Books on Cerebral Palsy that I love

After suggesting books piecemeal to some friends, I realized I should put out a list so everyone can benefit, not just people I know! So, here's a list of books on cerebral palsy that I recommend*:

The Brain that Changes Itself
by Norman Doidge

Every parent of a brain-injured child should read this book — no, scratch that: Anyone with a brain should read this book. It gives uplifting stories about scientists willing to reexamine the mechanical view of the human body and the patients they help to overcome the odds. 
The most important lesson to take from this book is that the human brain is always plastic. It doesn't matter if you're 8 or 80, you can still learn new things and that is because the human brain doesn't stop developing — ever
I think often of the story of a boy with CP who didn't receive intensive therapy until age 4 who went on to help his Little League team become All-Stars.

Teaching Motor Skills to Children with Cerebral Palsy
by Sieglinde Martin

When I got this book I said: "Oh! That's why he moves like that," and: "Oh! That's why rolling over is so important." This book tells you what PTs should or would if they had the time and the eloquence to do so. 
The frank truth is that physical therapy once a week is not enough — it has to be incorporated into your everyday life in how you touch and move your child. This book helps you do that and gives you the knowledge to push your therapists for more!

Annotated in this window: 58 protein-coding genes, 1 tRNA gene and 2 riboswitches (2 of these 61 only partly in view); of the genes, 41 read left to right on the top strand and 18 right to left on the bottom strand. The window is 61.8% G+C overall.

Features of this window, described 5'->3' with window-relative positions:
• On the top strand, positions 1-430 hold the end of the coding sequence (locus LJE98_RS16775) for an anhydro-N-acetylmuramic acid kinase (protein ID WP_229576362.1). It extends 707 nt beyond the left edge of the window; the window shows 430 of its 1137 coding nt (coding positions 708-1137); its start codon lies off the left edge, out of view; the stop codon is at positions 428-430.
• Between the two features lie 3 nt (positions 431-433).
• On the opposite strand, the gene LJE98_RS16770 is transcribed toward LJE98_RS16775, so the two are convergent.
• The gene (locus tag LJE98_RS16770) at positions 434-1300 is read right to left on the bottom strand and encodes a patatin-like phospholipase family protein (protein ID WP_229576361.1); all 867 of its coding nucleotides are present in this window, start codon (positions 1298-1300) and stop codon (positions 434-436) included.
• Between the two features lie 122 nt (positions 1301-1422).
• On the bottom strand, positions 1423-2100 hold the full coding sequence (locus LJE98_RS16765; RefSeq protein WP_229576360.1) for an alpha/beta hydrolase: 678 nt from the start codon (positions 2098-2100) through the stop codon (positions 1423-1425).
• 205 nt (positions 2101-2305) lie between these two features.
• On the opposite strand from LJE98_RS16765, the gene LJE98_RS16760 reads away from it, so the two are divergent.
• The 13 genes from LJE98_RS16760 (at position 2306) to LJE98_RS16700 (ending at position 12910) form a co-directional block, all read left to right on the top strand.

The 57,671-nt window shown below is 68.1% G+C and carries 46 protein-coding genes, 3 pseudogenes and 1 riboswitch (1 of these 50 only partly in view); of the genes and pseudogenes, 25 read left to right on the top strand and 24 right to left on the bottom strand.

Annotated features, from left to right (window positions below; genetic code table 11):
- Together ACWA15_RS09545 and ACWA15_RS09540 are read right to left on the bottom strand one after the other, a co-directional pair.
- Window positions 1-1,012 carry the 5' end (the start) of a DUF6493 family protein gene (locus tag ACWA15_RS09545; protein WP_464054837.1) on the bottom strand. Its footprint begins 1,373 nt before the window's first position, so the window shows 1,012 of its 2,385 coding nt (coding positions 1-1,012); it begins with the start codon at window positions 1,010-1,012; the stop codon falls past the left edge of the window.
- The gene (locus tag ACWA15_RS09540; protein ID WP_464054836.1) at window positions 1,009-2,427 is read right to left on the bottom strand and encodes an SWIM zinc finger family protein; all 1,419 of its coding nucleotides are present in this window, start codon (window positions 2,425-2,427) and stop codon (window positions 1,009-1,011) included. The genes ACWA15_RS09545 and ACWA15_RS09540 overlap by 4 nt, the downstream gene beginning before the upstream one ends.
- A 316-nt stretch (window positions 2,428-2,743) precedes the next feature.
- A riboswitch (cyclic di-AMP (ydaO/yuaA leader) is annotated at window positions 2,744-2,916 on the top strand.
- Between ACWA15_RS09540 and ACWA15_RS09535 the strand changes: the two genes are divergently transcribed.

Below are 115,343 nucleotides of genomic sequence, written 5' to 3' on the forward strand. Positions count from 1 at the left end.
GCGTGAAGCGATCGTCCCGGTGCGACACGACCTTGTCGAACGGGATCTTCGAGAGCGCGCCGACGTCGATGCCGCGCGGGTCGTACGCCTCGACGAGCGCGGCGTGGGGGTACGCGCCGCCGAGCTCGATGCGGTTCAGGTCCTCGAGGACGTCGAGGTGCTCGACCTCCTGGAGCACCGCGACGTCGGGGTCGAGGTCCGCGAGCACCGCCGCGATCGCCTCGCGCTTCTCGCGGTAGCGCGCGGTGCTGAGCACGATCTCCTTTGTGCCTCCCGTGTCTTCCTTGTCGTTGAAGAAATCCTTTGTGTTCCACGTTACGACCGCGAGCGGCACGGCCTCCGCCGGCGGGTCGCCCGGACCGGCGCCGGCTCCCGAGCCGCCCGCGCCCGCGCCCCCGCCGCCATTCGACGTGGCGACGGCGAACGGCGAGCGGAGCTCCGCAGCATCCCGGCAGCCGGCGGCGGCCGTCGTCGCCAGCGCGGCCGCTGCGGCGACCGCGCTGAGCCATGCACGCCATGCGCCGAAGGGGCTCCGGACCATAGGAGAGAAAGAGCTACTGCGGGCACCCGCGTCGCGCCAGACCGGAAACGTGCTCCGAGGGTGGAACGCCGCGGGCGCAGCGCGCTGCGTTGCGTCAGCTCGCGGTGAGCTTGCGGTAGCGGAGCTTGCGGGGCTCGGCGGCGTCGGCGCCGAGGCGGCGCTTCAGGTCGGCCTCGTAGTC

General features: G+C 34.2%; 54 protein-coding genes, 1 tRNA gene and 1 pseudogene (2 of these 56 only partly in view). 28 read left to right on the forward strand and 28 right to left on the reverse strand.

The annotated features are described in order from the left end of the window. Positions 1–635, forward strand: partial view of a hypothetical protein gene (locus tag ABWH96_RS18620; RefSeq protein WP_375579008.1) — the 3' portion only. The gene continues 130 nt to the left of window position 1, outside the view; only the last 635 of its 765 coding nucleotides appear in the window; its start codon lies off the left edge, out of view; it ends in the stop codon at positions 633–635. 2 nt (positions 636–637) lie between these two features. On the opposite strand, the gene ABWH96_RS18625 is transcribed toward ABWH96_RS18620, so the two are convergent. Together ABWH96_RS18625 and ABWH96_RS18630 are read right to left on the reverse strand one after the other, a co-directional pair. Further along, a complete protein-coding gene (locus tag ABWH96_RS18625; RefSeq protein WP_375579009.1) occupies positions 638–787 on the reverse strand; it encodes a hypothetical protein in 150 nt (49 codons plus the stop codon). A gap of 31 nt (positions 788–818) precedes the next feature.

One more wonderful aspect is that it gives a "Roadmap to Independence," including pictures showing children in the various stages that are necessary for developing the skills for walking.

Uncommon Voyage
by Laura Shapiro Kramer

This book was very healing for me in that it was the first account I read of a mother of a child with CP and helped me feel that I wasn't alone. There are so many similarities between Malachi and her son that I have a hard time not expecting Malachi to be exactly the same way when he grows up!
This book also talks a lot about alternative therapies (such as Feldenkrais/ABM, Flexys, homeopathy and Cranial Osteopathy) so it's great for people who are looking for more than what the medical establishment has to offer.
More than any other account I've read since, Kramer was able to give detailed information on how her son moved as he progressed through his development — another fascinating aspect of this book.

You Will Dream New Dreams
by parents of children with special needs

To be honest, I haven't finished reading this book, but I already feel like it should be offered to every parent who discovers their child will have a disability. (Are you listening March of Dimes?) I really wonder how much easier my initial acceptance process would have been if I'd had it.
I often think of Gov. Dick Thornburgh's opening piece in which he says of his brain-injured son that he is proud to show off what he has accomplished instead of ashamed of his deficiencies.

Someone Special, Just Like You
by Tricia Brown and Fran Ortiz

This is a great book that I wish every preschool/elementary school class would read. It has beautiful pictures of children with disabilities doing every day things and the text helps children see what they have in common instead of how they are different. I get choked up every time I read it to my boys.